Higgs (1)

What is mass?

The Higgs Boson

Particle Physics


We still do not understand what mass is and why the quarks and leptons have different masses. Our current best idea is that a "Higgs field" fills the universe and mass is a measure of the resistance to movement through this field.

To understand the Higgs mechanism, imagine that a room full of physicists quietly chattering is like space filled only with the Higgs field …

... a well known scientist walks in, creating a disturbance as he moves across the room, and attracting a cluster of admirers with each step …

... this increases his resistance to movement, in other words, he acquires mass, just like a particle moving through the Higgs field …

... if a rumour crosses the room...

... it creates the same kind of clustering, but this time among the scientists themselves. In this analogy, this cluster is a Higgs particle.

From an idea by David Miller, University College, London.

Explanation for mass
This explanation for mass was developed in the 1960's by a number of physicists, including Peter Higgs, now Emeritus Professor at the University of Edinburgh, whose name has been associated with the idea.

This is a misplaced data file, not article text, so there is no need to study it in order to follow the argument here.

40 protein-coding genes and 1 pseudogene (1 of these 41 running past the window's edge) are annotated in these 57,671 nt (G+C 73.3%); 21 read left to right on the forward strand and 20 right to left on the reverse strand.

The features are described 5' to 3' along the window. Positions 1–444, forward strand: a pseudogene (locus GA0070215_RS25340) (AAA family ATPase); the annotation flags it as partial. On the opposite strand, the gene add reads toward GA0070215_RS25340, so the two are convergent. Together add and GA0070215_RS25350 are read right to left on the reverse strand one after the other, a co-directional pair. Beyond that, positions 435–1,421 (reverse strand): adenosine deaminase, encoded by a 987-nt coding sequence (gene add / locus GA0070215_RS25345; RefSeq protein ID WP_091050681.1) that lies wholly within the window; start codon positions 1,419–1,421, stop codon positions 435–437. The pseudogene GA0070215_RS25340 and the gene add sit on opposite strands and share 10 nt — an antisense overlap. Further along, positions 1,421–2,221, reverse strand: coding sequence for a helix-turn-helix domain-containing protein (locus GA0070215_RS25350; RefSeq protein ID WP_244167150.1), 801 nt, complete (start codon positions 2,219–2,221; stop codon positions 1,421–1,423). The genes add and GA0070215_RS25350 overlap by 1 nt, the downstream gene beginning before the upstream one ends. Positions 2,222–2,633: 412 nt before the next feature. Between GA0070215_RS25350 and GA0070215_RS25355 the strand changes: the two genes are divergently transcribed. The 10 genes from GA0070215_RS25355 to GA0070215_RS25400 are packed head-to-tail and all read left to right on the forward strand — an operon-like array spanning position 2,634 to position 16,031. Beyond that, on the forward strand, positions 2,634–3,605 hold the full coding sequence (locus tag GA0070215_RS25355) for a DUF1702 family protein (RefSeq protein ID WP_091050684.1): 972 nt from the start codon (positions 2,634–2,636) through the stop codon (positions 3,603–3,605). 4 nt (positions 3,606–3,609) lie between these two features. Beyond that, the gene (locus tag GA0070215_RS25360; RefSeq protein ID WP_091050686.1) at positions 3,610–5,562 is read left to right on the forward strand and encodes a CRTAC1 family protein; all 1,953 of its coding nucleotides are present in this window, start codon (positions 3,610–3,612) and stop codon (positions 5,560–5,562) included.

Background: image courtesy of CERN

Possible evidence
for the Higgs boson in the ALEPH detector at LEP in the reaction e+eHZ. The Higgs boson has decayed into the green and yellow jets, the Z boson to the red and blue jets. It is also possible, however, that other processes could be responsible for this event. The LHC is expected to resolve the puzzle after it begins operation in 2006.

Many searches have been made for the Peter Higgs Higgs boson; the most detailed were using the LEP accelerator at CERN during the 1990's. Indirect 2 evidence suggests it has a mass lower than 200 GeV/c and direct searches show that its mass is above 110 GeV/c2.
In 2000, physicists at LEP may have glimpsed the first hints of a Higgs boson signal: a few events consistent with a mass of 115 GeV/c2 were observed.

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